In 2014-15, GIZ began to implement this service delivery model in Vaishali. GIZ contracted Claro Energy for the supply of pumps and maintenance services. Claro Energy provided VASFA with two 5 HP AC solar submersible pumps manufactured by Shakti Pumps along with solar panels with a capacity of 4.8 kW for each pump. While the entire cost was borne by GIZ, the ownership of the asset lies with VASFA, which is also in charge of implementation, technical support and operational issues. Apart from testing the community-based model, the project also aimed at reducing dependence on diesel pumps for irrigation in the area and to promote the site for technology demonstration to farmers of neighbouring districts.
Lessons learned in Lalpura, Baniya and Haharo villages
In Lalpura village, the solar irrigation pump scheme has 40 beneficiary members. In Baniya village, the scheme has 23 beneficiaries. In both areas the tube well is installed at a depth of 200 feet (60 metres). The solar panels in Lalpura village are fixed due to lack of space while the panels in Baniya are rotatable to ideally track solar radiation. Haharo, a comparatively poorer village with large number of landless farmers, is the third one to have solar irrigation pumps.
Unlike the solar irrigation pump projects in Lalpura and Baniya, where the entire cost was borne by GIZ with the assets owned by VASFA, in Haharo the five member Joint Liability Group (JLG) not only owns the pump but also has to repay a sizeable loan amount under the government’s Bhoomi Heen Kisan financing scheme.
The groundwater level in the region has been impacted on account of poor rains and any amount of water pumped into the pond sinks into the ground, keeping the pond barely shallow with water. As a result, the group has been finding it difficult to repay loan instalments.
Solar panel performance in the morning, evening, winter
In Lalpura cultivating a considerable amount of vegetables requires irrigation in the early morning and the evening. Also, most farmers prefer to complete work by noon owing to the scorching heat in the afternoons. Additionally, between November and February, the solar irrigation pump cannot be depended upon owing to insufficient solar radiation.
According to Nilanjan Ghose of GIZ, “During peak season between October and May when the water requirement is highest, the 5 HP solar pump does not meet the water requirements. Therefore, farmers continue to use electric and diesel pumps in addition to solar. However, data analysis for Lalpura village by GIZ has shown that about 50% of the village’s irrigational needs are met by the solar irrigation pump.”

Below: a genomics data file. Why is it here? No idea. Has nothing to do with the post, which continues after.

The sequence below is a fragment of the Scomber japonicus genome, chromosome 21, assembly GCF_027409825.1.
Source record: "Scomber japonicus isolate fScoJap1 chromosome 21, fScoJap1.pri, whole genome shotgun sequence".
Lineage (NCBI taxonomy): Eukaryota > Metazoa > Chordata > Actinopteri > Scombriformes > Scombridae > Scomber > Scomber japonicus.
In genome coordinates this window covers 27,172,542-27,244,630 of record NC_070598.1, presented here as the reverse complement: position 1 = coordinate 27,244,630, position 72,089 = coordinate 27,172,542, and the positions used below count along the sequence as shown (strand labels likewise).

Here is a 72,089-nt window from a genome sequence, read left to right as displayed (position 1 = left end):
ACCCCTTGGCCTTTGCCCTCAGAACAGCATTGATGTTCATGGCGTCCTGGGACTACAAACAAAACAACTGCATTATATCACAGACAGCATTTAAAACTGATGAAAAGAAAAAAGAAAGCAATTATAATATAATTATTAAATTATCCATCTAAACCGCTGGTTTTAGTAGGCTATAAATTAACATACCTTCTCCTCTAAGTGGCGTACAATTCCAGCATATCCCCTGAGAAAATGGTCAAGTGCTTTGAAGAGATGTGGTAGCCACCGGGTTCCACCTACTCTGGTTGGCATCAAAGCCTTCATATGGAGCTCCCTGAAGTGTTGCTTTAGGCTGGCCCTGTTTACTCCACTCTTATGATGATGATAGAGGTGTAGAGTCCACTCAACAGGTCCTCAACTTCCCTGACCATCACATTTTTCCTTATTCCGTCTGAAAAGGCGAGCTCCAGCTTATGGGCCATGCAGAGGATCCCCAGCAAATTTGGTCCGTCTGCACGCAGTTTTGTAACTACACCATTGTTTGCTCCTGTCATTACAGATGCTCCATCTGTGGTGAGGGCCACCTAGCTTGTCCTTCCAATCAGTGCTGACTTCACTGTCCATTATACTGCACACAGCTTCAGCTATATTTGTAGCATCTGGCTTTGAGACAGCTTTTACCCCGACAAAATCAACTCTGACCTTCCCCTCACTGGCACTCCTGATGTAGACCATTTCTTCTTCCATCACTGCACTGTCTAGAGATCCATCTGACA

Highlighting upon the solar irrigation models, the solar pump is meant to be shared between a fixed number of beneficiaries along with renting out services to other farmers. The management of the pump is overseen by a member nominated as the leader. All operational and financial decisions are made by the group members. While this community engagement is a step in the right direction, the pilot initiative with the three pumps has shown that group management can be riddled with issues ranging from inefficiency to corruption.
But given these challenges, Mr UK Sharma, a farmer and office bearer of VASFA says, “It is one time investment and around 20 to 30 farmers can be benefitted through one pump.” He further added that the experience of solar irrigation models in the three villages have been excellent and he appeals to the government to bring this into consideration.
Greenpeace India’s report on “Solarisation of Agriculture”
Greenpeace India’s recent report about “Solarisation of Agriculture” praises the Vaishali solar models. It also focuses on similar case studies from Irumbai in Tamil Nadu, Ralegan Sidhi in Maharashtra and Dhundi in Gujarat. “The need for irrigation in today’s increasingly unpredictable climatic conditions is indisputable, diesel and electric pumps are not sustainable long term solutions,” says Greenpeace’s report.
Solar irrigation is a crucial part of India’s efforts to transform towards renewable energy. Of India’s target of achieving 175 GW of renewable energy by 2022, 100 GW is solar-based.
According to an August 2018 report by the Institute for Energy Economics and Financial Analysis (IEEFA), “the government of India could achieve 38% of its renewable electricity-generation target just by shifting from conventional pumps to solar irrigation pumps.” Deployment rates of solar irrigation pumps are however still low. Of the total 29.93 million agricultural pumps, 0.13m are solar powered, 8.8m are diesel powered and 21m operate on grid connected electricity. To make real progress, the transition from conventional to solar-based pumps is dependent on the successful implementation of the central and state policies and schemes that promote solar irrigation.
Lelin Thouthang is an independent correspondent based in India and works and writes on agriculture, energy and climate change.
Rohin Kumar is communications campaigner with Greenpeace India and also writes on agriculture and climate change.